By Arnulfo T. Garcia
A man is choking on a piece of meat in his throat. Three onlookers see him in distress, and they come to his rescue.
What makes this scenario unusual is that the stricken man was a San Quentin correctional officer, and the rescuers were three prisoners, each serving life terms for murder. Thanks to their quick reaction and the Heimlich maneuver, a correctional officer’s life was saved, and he went home to his family.
“While I was eating my lunch of steak and rice, I began choking, and there was no one in sight but the education clerks,” said Correctional Officer A. Cuevas in recalling the March 11 incident, which he will never forget.
“With all the violence between police officers and people in the communities, here we are in a prison with people convicted of murder, and they saved my life,” Cuevas said. “Doing something like what these inmates did opens the door for any prisoners who are in a position to something supportive of public safety, because all lives have value.”
“When I needed help they were there for me, in spite of the crimes they may have committed.”
The prisoners, who have already served decades behind bars, are veterans of self-help groups or have taken college classes at San Quentin State Prison.
One of the prisoners said he doesn’t want to be defined by the person he was 20 years ago and that this act gave him a chance for redemption – to show who he is today.
Two of them were having a conversation, while standing just outside the entrance to the education building at San Quentin. One of them looked over to Cuevas, who was sitting at his desk inside and saw that the officer was choking. Cuevas came quickly from behind his desk in evident panic and distress.
The inmates took immediate action.
Cuevas grabbed one of the inmates by the arms and motioned him for a pat on the back. Another inmate saw how severe the situation was and applied the Heimlich maneuver, which consists of a bear hug around the chest and a strong, sudden squeeze.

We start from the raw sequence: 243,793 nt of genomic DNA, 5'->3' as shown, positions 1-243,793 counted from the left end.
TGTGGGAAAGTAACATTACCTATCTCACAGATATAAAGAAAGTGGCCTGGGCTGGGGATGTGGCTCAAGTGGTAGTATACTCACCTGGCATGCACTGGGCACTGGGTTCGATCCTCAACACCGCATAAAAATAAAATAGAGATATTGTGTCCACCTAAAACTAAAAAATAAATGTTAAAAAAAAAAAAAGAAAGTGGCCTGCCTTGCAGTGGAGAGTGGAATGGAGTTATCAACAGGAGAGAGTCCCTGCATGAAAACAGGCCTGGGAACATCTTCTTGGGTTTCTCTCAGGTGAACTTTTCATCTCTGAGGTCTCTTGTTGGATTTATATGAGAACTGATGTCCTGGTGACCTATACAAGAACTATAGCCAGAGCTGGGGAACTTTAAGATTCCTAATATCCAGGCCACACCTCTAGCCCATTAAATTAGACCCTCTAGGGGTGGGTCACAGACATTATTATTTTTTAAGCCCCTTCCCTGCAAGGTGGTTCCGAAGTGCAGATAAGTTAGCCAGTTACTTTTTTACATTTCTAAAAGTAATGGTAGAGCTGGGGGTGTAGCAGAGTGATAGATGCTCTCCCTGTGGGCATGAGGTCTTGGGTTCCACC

The third prisoner in the area said he saw what was happening and offered Cuevas water to clear his throat.
“They came to help me and beat my back until the object was dislodged from my throat,” Cuevas said. “I am thankful because, at the moment, I needed help, and they were there to help me out, even though I’m an officer. I’m still a human being, and they seemed to have recognized that.”
To call for help, one of the inmates attempted to use the telephone, but Cuevas had regained his composure and took the phone to call his supervisor.
“When I needed help they were there for me…”
Cuevas, a nine-year veteran of the California Department of Correction and Rehabilitation (CDCR), said becoming a correctional officer fulfilled a childhood dream of being in law enforcement. He got the idea when he saw one of his cousins in a CDCR uniform.
“After that, I immediately told myself, ‘I’d like to wear one of those uniforms.’”
At the time, Cuevas was living in the US with his father, who wanted him to be educated in Mexico. At the end of each school year in Mexico, Cuevas would return to the US so he could keep practicing English.
On his 17th birthday, Cuevas told his father about his dream of working as a correctional officer.
Cuevas said he was surprised his father agreed so quickly to his request.
The decision required Cuevas to stay in the US to finish his education, but he was told he was too old to start high school in the US, so his father enrolled him into the Job Corps to get his GED. Once he received his GED, he still had to wait until he was 21 before he could apply to be a correctional officer.
When he turned 21, he applied to CDCR but failed the test. Though discouraged, he would not quit on his dream and retook the test. While waiting to pass the test, he enrolled in college.
It would not be easy for Cuevas, as he took the test eight more times before passing.
He admitted that if he would have failed one more time, he would still be a supervisor in the family trucking business.
“The family business is doing fine,” Cuevas said. “And, now I am able to fulfill the dream I had as a kid.” He added, “Since working for the department, and seeing all kinds of people, it has given me a better understanding about the individual.”
Cuevas said that he believes that the prisoners should be recognized for saving his life.
“I see that all prisoners are different and most of them committed their crimes when they were young. Most inmates after many years of incarceration and going through programs in prison have changed their lives around and see us as humans, not just officers with authority.
“This could have been my last day, and any life matters,” he added.
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